1. Japan.

A fellow traveler told me of a samurai from the Shinyo district who loved to have cereal in the evening, right before bed, especially cereal of a particular kind. It was all he would eat. Then one evening in spring he began cutting up strawberries and putting them in with the cereal, because they were in season. And he loved it even more. But then the season ended, as seasons do, and strawberries were no longer available. And he found to his dismay that the cereal was to him suddenly too plain, and he did not like it any more. And so a great joy was removed from his life. Such a person is worthless.

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2. Italy and Amsterdam.

Canals are artificial waterways that can be used for navigation or for draining or irrigating land. Such a series of waterways belong to the Italians and those people who live in Amsterdam.

Only a hard-working people like those who live in Venice and also in Holland could have carved out such a number of channels. Italy and Amsterdam, particularly Venice, are well known for their waterways and all of their canals. The Dutch, however, are even more famous for their cheese, eggs, butter, and meat. These are the principal things they trade with Italy even though they’re not terribly interested in trade with Venice because they sometimes get confused between… confuse it with Amsterdam all the time with the canals. Some of the things they get in return are coffee, cocoa, iron, wheat, corn, and lumber.

Pasta, wooden shoes, gondolas, windmills, Venetian blinds, and meters and/or miles of tulips – all these you will see sometime if you go to Italy and Amsterdam. But you would also see people living much as you do, for all countries are becoming more and more alike.

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3. Germany and Italy.

Ein Deutscher und ein Italiener starben zur selben Zeit und begegneten sich im Fegefeuer. Da fragte man sie welche Hölle sie bevorzugten, die deutsche oder die italienenenische. Der Deutsche wählte die deutsche Hölle und der Italiener die italienische. Damit man sich nicht zu sehr an der Hölle gewöhnt und weniger leidet, gibt es alle fünf Jahre eine kurze Unterbrechung im Fegefeuer. Da begegnen sich die Männer also wieder. “Na,” fragte der Italiener, “wie ist es denn bei euch?” “Ach,” sagte der Deutsche “könnte besser. Wir stehen alle in einem Riesentopf voller Scheisse und wenn man aufspringt um an die Luft zu kommen, schlägt ein Teufel einem mit einem Hammer auf dem Kopf, damit man wieder untertaucht. Aber wie ist es denn bei euch?” “Ungefähr das Gleiche,” antwortet der Italiener, “nur gibt es ’mal nicht genügend Scheisse, ’mal fehlt der Hammer und dann wieder streiken die Teufel….”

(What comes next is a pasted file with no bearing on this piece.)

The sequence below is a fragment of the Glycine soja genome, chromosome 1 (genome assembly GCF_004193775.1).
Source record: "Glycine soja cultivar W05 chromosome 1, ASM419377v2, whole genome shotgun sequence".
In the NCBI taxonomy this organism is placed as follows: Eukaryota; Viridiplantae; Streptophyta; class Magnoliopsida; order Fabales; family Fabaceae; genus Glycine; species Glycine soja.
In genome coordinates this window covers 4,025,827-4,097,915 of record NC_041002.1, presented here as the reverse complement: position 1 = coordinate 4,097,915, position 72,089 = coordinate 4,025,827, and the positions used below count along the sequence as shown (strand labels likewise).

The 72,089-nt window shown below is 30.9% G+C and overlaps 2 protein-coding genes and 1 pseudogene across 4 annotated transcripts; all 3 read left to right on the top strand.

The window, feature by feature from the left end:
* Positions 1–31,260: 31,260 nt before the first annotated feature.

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4. France.

It was a Sunday, and my wife, at the time, was going into Paris on the train. Some time in the morning, I got a call from her saying she had gotten off the train. She was sobbing. She had lost her ring, and I said, “Well, I know where it is.” I walked upstairs, went into the bedroom, put my hand between the mattress and box springs. I went in up to my shoulders, got the ring, came back down and said, “I’ve got it right here.” And that, my friend, is a true story.

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5. Poland.

Nobody has ever been to Poland.

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6. Brazil.

The plane started to go down, and, suddenly, their ears popped.

“My cap flew away.”

“How soon do we get to Brazil?”

“Which Brazil?”

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7. Argentina.

When you take a bath in Argentina are you amazed? Are you amazed how the water goes down the drain in the opposite direction from what you’d expect? If answer is “yes,” you do not need our product. If “no,” call now and order.

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8. Cambodia.

I first visited Angkor Wat at the time I was finishing my doctorate in anthropology. I was shown through the complex by someone from Cambodia who had an enormous familiarity with its history. While standing in a clearing in the jungle, I began to feel dizzy. I thought that I was having a spiritual experience. The next day in Phnom Penh, I learned that I had food poisoning.

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9. United States.

One Tuesday I went to the Amsterdam Billiard Club to see if I knew anyone there. Maybe I did. Not certain. Couldn’t be absolutely sure. Left the building and went for a walk around the block. Saw some people but didn’t speak to them. One I knew. Minnesota Fats. What was he doing there?